The key test will be whether astronomers (and others) actually use this new definition. Many have accepted it, but some have not. A group of planetary astronomers has rejected the new definition and plans to meet in 2007 to formulate a better definition. The "dwarf planet" definition might not catch on.

In addition, the new IAU definition is specific to our solar system, but may be hard to apply in other planetary systems. The definition may need to be clarified in the future; in any case, time will tell if this definition is accepted by astronomers.

So how many planets are there in the solar system?

Using the new IAU definition, there are eight planets in the solar system. Pluto as well as Eris, the recently discovered trans-Neptunian object slightly larger than Pluto, are counted as dwarf planets (along with Ceres, the largest asteroid).

Were one to prefer a more traditional definition (as some astronomers do), there are ten planets: Mercury, Venus, Earth, Mars, Jupiter, Saturn, Uranus, Neptune, Pluto, and Eris. (Using the definition written by an IAU committee in August 2006 but not adopted, there are over 15 planets!)

Some teachers may find it convenient to teach an eight planet solar system, given that many educational publishers are adopting the new IAU definition despite some lingering debate among astronomers. I'll admit I have issues with the new definition, and given that many planetary astronomers are rejecting the new definition, there may be some benefit to acknowledging that Pluto and Eris (at a minimum) are transitional objects that some would count as planets. Regardless, this should not become a point of confusion: Pluto and Eris are the largest of these trans-Neptunian icy bodies, no matter what other category we put them in.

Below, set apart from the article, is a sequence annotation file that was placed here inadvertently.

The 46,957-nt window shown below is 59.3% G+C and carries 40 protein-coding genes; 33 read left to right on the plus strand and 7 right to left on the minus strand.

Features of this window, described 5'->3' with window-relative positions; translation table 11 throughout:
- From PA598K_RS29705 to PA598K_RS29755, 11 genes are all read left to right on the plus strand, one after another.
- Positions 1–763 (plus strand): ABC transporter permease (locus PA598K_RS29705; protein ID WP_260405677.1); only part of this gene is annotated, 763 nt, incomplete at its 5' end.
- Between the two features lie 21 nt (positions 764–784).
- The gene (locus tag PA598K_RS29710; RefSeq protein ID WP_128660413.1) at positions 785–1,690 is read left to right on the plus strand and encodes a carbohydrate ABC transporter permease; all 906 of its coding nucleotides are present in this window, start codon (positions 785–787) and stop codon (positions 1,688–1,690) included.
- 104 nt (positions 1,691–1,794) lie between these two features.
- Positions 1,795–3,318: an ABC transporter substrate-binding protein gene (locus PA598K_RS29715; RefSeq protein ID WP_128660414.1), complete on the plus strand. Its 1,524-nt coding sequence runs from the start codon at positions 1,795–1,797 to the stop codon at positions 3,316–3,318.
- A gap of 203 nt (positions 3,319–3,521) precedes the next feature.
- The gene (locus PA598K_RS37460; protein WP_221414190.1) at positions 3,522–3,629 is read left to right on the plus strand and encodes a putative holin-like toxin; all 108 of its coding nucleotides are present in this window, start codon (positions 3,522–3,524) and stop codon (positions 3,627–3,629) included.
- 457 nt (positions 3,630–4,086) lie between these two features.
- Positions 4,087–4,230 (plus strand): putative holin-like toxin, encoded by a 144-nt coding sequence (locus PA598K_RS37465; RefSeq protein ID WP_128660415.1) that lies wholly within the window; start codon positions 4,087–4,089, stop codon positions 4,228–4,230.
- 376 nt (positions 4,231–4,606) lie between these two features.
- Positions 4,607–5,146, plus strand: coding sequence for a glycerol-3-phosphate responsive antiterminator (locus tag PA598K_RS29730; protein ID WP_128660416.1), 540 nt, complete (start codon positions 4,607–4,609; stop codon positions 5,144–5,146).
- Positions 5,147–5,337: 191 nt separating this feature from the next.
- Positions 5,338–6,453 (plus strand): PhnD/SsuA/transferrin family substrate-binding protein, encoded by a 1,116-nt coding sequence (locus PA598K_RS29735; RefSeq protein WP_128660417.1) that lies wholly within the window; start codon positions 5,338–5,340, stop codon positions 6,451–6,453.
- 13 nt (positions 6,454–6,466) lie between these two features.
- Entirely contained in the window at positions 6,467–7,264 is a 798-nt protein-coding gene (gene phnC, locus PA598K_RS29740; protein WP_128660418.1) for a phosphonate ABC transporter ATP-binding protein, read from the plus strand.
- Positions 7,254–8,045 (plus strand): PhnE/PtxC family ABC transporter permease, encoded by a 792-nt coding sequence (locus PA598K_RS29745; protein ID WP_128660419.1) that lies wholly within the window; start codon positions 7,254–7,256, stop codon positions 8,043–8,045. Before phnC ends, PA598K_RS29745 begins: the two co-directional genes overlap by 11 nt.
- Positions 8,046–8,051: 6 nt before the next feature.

How do we teach about planets, then?

One may find the new definition is actually helpful in teaching: this is a more clear definition of the term "planet" than has been generally used before.

But also keep in mind that this is a label. Pluto is the same object it was in 2005; whether we call it a planet or not doesn't change this. A lesson here is that intermediate objects can be hard to classify.

Teaching about the solar system can use this debate to make several important points:

What about testing?

Standardized testing and objectives should recognize that science is an evolving understanding of the world around us, and that definitions that involve classifying objects are merely labels used to organize thinking--but not straightjackets on our understanding. It would be appropriate for testing not to penalize students for any lack of understanding on the status of Pluto when the scientific community and society at large have yet to settle to a particular understanding.

This is recognized, for example, in Texas: while a few years ago some curriculum material from the Texas Education Agency stated we will teach "a nine planet solar system", after the IAU vote the TEA stated that teachers should teach the most current science without fear regarding testing, as no questions involving the status of Pluto will appear in the next round of standardized tests.

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© 2006 by Wm. Robert Johnston.
Last modified 16 September 2006.